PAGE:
Tuesday, August 12, 2008

The Venezuelan 2008 election: update 5 -second predictions-

This week will see the completion of candidate nominations. Thus it is time to make my second chart of predictions where I try to take into account the effect of the divisive internal fights in each camp. Unfortunately for us, polls are not published as they are the internal weapons of argument and we only get here and there snippets that we may or may not believe. For example according to chavismo this one will win everything except perhaps Margarita Island, but they will fight for it ‘til the end. I mean, even the Baruta candidate who would achieve a brilliant success if he were to cross the 15% mark speaks confidently that he will finally make an administration for all Barutans. It would be funny if it were not so sad a representation of the growing disconnection between Chavez and the country.

The table below is made at the best of my knowledge and thus should be considered with caution. Better predictions could come as early as late September. I will discuss the different situations as they are listed in the table that you might want to right click into a new window to follow better. I am focusing only on states right now as the town hall situation is still confused enough that there is no point wasting your time in analysis that could be invalidated within a couple of weeks.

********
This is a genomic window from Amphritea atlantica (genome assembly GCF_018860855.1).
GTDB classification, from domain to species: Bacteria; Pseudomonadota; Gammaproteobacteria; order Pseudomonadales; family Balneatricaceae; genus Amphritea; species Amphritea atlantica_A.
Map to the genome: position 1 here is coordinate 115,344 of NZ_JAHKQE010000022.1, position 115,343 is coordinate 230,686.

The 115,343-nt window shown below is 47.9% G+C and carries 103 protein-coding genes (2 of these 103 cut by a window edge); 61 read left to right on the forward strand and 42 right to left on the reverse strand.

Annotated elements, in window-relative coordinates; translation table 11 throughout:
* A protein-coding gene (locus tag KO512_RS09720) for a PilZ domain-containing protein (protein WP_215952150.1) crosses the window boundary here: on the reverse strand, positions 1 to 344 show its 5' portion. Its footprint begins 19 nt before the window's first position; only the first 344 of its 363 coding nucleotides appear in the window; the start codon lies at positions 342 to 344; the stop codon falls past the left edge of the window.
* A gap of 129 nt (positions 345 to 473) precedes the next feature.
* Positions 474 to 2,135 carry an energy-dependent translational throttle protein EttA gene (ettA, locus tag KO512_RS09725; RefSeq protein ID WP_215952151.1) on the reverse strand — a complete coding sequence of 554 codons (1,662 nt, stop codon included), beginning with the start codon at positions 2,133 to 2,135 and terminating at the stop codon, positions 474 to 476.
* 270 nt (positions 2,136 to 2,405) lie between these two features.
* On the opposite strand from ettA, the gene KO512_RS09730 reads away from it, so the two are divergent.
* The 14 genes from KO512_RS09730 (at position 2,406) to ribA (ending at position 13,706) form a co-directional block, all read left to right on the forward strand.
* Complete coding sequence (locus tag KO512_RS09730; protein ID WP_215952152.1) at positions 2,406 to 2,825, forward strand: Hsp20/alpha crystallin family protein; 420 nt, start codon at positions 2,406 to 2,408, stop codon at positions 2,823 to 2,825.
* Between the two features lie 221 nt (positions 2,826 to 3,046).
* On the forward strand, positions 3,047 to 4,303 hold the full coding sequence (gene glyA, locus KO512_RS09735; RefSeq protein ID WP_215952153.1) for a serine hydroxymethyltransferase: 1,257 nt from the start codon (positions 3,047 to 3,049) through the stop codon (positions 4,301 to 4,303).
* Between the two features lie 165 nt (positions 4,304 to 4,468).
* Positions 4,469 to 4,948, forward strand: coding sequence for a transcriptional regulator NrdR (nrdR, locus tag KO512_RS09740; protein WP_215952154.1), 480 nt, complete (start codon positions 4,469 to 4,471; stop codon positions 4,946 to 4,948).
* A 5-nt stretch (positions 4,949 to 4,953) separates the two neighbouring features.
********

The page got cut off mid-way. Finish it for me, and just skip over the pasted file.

Caracas. Miranda made its unity behind a dynamic candidate, Capriles Radonsky, even though the natural one should have been Mendoza, but he is bared. The candidate of chavismo, sitting governor Diosdado Cabello, has such a bad record that he claims now that he could not do anything in his first term but that now, yes, he can. Unfortunately for him under his watch Miranda crime has beaten all records while the general infrastructure is collapsing all around as the Barrio Adentro modules keep closing. The only question left here is how well will Mendoza and Capriles merge to campaign hard in Caracas so as to ensure the Caracas Metropolitan district and Miranda State.

Vargas which was supposed to be a sure thing for chavismo is now a toss up: Garcia Carneiro is a lousy candidate that can only buy an election whereas the opposition has united behind a reinvigorated Rodolfo Smith.